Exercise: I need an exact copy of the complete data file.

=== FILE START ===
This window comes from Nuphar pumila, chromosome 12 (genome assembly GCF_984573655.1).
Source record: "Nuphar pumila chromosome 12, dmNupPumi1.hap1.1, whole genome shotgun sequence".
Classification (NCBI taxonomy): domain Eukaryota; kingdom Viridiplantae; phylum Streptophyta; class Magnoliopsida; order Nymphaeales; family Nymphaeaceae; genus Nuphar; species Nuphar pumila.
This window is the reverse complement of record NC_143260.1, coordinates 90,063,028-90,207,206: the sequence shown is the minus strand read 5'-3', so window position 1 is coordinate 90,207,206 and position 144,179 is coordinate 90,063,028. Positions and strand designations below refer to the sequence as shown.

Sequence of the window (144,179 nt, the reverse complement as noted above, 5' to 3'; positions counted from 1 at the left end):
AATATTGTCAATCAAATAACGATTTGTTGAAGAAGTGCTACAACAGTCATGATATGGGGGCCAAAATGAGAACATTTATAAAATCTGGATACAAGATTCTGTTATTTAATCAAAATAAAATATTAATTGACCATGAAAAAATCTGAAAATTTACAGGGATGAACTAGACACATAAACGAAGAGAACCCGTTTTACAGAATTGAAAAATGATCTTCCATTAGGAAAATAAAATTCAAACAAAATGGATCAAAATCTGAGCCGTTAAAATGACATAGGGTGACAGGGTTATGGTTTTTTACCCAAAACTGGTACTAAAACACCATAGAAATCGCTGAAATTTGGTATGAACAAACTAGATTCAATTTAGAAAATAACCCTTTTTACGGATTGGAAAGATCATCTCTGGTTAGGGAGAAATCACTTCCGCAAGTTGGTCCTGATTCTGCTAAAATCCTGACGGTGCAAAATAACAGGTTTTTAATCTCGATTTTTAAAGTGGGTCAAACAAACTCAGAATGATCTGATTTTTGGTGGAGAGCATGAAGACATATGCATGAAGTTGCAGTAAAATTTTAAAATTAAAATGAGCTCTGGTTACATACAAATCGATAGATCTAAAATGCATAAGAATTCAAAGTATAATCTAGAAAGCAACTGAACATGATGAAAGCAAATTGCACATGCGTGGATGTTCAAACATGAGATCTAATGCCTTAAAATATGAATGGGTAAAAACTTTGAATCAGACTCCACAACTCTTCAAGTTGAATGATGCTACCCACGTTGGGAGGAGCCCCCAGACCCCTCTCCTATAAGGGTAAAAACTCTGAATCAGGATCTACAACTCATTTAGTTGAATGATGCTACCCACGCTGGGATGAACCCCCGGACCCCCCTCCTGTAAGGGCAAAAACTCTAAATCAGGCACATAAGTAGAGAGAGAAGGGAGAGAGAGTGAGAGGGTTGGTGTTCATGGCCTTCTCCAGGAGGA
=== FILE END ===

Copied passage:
This window comes from Nuphar pumila, chromosome 12 (genome assembly GCF_984573655.1).
Source record: "Nuphar pumila chromosome 12, dmNupPumi1.hap1.1, whole genome shotgun sequence".
Classification (NCBI taxonomy): domain Eukaryota; kingdom Viridiplantae; phylum Streptophyta; class Magnoliopsida; order Nymphaeales; family Nymphaeaceae; genus Nuphar; species Nuphar pumila.
This window is the reverse complement of record NC_143260.1, coordinates 90,063,028-90,207,206: the sequence shown is the minus strand read 5'-3', so window position 1 is coordinate 90,207,206 and position 144,179 is coordinate 90,063,028. Positions and strand designations below refer to the sequence as shown.

Sequence of the window (144,179 nt, the reverse complement as noted above, 5' to 3'; positions counted from 1 at the left end):
AATATTGTCAATCAAATAACGATTTGTTGAAGAAGTGCTACAACAGTCATGATATGGGGGCCAAAATGAGAACATTTATAAAATCTGGATACAAGATTCTGTTATTTAATCAAAATAAAATATTAATTGACCATGAAAAAATCTGAAAATTTACAGGGATGAACTAGACACATAAACGAAGAGAACCCGTTTTACAGAATTGAAAAATGATCTTCCATTAGGAAAATAAAATTCAAACAAAATGGATCAAAATCTGAGCCGTTAAAATGACATAGGGTGACAGGGTTATGGTTTTTTACCCAAAACTGGTACTAAAACACCATAGAAATCGCTGAAATTTGGTATGAACAAACTAGATTCAATTTAGAAAATAACCCTTTTTACGGATTGGAAAGATCATCTCTGGTTAGGGAGAAATCACTTCCGCAAGTTGGTCCTGATTCTGCTAAAATCCTGACGGTGCAAAATAACAGGTTTTTAATCTCGATTTTTAAAGTGGGTCAAACAAACTCAGAATGATCTGATTTTTGGTGGAGAGCATGAAGACATATGCATGAAGTTGCAGTAAAATTTTAAAATTAAAATGAGCTCTGGTTACATACAAATCGATAGATCTAAAATGCATAAGAATTCAAAGTATAATCTAGAAAGCAACTGAACATGATGAAAGCAAATTGCACATGCGTGGATGTTCAAACATGAGATCTAATGCCTTAAAATATGAATGGGTAAAAACTTTGAATCAGACTCCACAACTCTTCAAGTTGAATGATGCTACCCACGTTGGGAGGAGCCCCCAGACCCCTCTCCTATAAGGGTAAAAACTCTGAATCAGGATCTACAACTCATTTAGTTGAATGATGCTACCCACGCTGGGATGAACCCCCGGACCCCCCTCCTGTAAGGGCAAAAACTCTAAATCAGGCACATAAGTAGAGAGAGAAGGGAGAGAGAGTGAGAGGGTTGGTGTTCATGGCCTTCTCCAGGAGGA